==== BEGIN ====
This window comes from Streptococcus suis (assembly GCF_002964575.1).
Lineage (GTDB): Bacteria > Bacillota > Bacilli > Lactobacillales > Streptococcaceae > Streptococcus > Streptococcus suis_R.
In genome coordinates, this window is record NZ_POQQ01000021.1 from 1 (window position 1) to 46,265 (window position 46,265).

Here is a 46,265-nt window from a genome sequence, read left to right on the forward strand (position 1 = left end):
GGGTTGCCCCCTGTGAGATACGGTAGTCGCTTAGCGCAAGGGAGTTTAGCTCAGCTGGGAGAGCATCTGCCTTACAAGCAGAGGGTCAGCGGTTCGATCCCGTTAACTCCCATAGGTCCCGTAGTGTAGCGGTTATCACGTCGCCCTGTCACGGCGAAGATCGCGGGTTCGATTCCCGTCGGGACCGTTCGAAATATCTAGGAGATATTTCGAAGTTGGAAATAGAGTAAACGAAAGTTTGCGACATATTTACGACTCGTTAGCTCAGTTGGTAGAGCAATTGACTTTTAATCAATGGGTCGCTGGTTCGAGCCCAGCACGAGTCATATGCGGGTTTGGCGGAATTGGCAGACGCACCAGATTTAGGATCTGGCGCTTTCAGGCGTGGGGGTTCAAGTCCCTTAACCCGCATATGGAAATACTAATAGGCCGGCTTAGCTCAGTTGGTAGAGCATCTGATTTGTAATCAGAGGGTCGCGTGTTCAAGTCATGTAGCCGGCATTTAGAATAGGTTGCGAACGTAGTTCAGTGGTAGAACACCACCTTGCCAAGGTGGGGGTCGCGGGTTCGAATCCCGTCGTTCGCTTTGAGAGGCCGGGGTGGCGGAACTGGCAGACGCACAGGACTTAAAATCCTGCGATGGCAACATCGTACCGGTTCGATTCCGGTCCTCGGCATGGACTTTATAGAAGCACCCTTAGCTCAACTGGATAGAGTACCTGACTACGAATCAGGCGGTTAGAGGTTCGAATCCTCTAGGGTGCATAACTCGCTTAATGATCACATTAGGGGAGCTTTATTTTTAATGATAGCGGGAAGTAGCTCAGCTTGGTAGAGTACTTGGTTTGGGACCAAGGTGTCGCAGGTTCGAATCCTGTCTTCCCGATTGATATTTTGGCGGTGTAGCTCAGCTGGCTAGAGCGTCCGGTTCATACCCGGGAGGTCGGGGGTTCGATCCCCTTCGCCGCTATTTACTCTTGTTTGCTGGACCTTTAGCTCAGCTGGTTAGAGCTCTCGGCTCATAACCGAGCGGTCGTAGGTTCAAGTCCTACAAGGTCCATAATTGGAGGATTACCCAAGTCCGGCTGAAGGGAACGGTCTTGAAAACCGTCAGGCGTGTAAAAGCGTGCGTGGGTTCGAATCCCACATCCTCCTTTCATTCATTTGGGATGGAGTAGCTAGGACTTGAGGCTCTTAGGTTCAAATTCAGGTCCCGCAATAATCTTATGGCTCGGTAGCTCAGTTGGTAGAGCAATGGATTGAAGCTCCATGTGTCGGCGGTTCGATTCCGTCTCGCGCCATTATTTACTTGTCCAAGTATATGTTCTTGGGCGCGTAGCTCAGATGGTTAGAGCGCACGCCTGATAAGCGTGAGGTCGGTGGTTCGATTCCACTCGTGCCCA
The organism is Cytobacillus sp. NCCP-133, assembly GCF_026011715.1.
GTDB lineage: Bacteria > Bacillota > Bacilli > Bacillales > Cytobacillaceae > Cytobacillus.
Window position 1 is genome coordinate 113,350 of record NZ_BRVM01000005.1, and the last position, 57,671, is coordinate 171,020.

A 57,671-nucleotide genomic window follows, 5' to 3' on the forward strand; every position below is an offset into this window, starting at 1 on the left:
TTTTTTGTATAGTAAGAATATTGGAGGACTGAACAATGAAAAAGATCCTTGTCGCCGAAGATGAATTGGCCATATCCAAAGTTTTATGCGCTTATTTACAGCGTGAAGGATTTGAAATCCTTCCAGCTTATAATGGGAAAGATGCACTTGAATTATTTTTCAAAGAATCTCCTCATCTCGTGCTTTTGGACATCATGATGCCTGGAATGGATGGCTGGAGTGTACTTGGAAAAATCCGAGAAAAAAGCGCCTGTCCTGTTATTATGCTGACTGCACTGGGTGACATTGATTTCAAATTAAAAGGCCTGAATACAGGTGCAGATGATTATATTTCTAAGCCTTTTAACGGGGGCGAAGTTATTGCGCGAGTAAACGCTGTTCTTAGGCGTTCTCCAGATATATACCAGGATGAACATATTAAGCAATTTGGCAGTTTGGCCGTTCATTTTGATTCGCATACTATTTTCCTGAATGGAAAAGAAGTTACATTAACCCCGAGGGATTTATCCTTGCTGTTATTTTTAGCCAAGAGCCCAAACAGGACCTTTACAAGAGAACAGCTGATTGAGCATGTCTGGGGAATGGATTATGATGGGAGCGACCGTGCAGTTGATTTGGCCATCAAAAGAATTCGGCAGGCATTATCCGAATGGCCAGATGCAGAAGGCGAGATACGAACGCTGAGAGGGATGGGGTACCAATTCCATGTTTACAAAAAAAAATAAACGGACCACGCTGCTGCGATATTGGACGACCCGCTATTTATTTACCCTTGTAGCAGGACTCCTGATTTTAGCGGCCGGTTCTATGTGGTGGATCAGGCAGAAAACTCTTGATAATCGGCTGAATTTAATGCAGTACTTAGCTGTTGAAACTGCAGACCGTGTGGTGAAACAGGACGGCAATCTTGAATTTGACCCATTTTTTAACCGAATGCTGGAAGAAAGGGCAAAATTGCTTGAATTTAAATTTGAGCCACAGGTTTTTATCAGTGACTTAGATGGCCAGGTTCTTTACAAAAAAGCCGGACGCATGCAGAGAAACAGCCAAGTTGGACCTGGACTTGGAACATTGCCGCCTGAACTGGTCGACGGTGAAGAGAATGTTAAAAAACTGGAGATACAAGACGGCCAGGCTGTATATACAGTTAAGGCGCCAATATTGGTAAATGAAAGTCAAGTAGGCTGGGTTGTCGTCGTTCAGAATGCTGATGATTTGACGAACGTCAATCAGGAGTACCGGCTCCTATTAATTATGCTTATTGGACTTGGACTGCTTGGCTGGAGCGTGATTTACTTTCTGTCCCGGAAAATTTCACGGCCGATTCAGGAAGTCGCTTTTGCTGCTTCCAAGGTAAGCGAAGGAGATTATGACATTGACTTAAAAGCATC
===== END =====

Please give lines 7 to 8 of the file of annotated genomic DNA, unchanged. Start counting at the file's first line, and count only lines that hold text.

GTDB lineage: Bacteria > Bacillota > Bacilli > Bacillales > Cytobacillaceae > Cytobacillus.
Window position 1 is genome coordinate 113,350 of record NZ_BRVM01000005.1, and the last position, 57,671, is coordinate 171,020.